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Comment - Scotland's flourishing microbrewers struggle to loosen EU bonds

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Angus MacRuary is the managing director of the Isle of Skye Brewing Company, which some time next year will reach out across the water in a merger with a fellow Scottish island microbrewery on the Isle of Arran

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Other than the chance to take the achingly beautiful boat trip from mainland Scotland out to Arran more often, what excites MacRuary about the partnership is the opportunity to take his products into overseas markets.

He used to sell in Europe as well as Japan and the US, but pulled out about six years ago despite supply outstripping demand.

Why? Because of European regulations that require alcohol exporters to pay a bond to customs, ostensibly to guard against smuggling.

Apparently, the UK interprets this law more strictly than its EU counterparts, leaving small brewers such as MacRuary unable to stump up the not-insignificant amount of GBP20,000 (US$31,937) and sinking any hopes of overseas sales.

Luckily for MacRuary, the increase in financial clout he'll get with the merger means he will soon be able to afford the bond, but the rest of the country's microbreweries may not be as fortunate.

“It's a scandal,” MacRuary says, and it's difficult not to agree.

Scotland has not been left behind in the brewing boom witnessed in the UK in recent times. Innis & Gunn, WEST and BrewDog have led the charge north of the border, among others. “There's been a large number of breweries come on to the scene, and they're producing a fantastic range of different beers,” says Fergus Clark from the Scottish arm of the Society of Independent Brewers (SIBA).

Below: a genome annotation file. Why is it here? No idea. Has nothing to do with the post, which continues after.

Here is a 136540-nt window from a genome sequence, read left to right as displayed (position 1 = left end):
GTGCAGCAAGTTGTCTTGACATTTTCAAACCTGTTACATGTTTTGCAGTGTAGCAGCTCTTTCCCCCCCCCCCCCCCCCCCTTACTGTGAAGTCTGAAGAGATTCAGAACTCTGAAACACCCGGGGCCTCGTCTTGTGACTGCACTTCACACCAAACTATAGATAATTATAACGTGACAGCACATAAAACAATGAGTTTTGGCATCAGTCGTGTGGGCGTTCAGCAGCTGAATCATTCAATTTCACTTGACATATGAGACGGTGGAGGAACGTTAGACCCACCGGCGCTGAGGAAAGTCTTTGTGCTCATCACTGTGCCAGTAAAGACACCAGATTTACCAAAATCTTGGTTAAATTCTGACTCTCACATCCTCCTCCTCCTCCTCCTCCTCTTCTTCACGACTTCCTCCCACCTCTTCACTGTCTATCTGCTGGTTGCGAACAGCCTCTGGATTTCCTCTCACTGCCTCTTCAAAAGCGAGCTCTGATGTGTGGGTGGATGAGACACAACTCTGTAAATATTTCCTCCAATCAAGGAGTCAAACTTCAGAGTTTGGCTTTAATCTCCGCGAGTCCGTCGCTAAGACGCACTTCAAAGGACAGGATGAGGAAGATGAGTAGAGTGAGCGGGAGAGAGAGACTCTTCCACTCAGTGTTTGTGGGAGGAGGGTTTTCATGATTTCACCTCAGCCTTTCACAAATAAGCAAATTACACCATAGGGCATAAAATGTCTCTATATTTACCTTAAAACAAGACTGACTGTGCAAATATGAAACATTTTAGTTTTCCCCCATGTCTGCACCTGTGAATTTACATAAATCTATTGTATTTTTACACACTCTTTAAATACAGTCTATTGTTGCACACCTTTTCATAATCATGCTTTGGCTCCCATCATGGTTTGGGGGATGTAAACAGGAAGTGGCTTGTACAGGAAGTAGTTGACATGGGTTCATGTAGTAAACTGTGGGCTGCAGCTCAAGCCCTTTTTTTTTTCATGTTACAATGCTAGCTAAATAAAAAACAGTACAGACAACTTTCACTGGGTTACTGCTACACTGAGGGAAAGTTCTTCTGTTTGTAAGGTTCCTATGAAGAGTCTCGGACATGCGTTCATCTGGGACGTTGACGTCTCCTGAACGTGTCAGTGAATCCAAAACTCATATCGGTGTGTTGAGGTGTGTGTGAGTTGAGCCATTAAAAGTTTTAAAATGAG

“There's so many diverse styles, and that's drawing younger people into the niche end of the market. It's generating sales for the breweries and creating something new.”

Clark is founder and MD of the Inveralmond Brewery in Perth and has seen exports increase from a very low level to 12% of his turnover in the past few years. “We're actively looking to increase that,” Clark says.

Despite being around since 1996, Inveralmond has its own problems with the customs bond. Clark's bank used to play the role of guarantor in return for an annual fee, but recently pulled out of the arrangement.

Negotiations for a new guarantor are on-going and, as banks tighten regulations, more complex. But while Clark says the bond has not stopped him from exploring overseas opportunities he admits “it does seem rather a large sledgehammer to crack a nut”.

What Clark is certain of is that there is “a market out there for interesting Scottish beers to be bought in European countries”.

It would be a shame if some arbitrary bond was to stop all that energy and fervour from making the most of a burgeoning industry.


Sectors: Beer & cider

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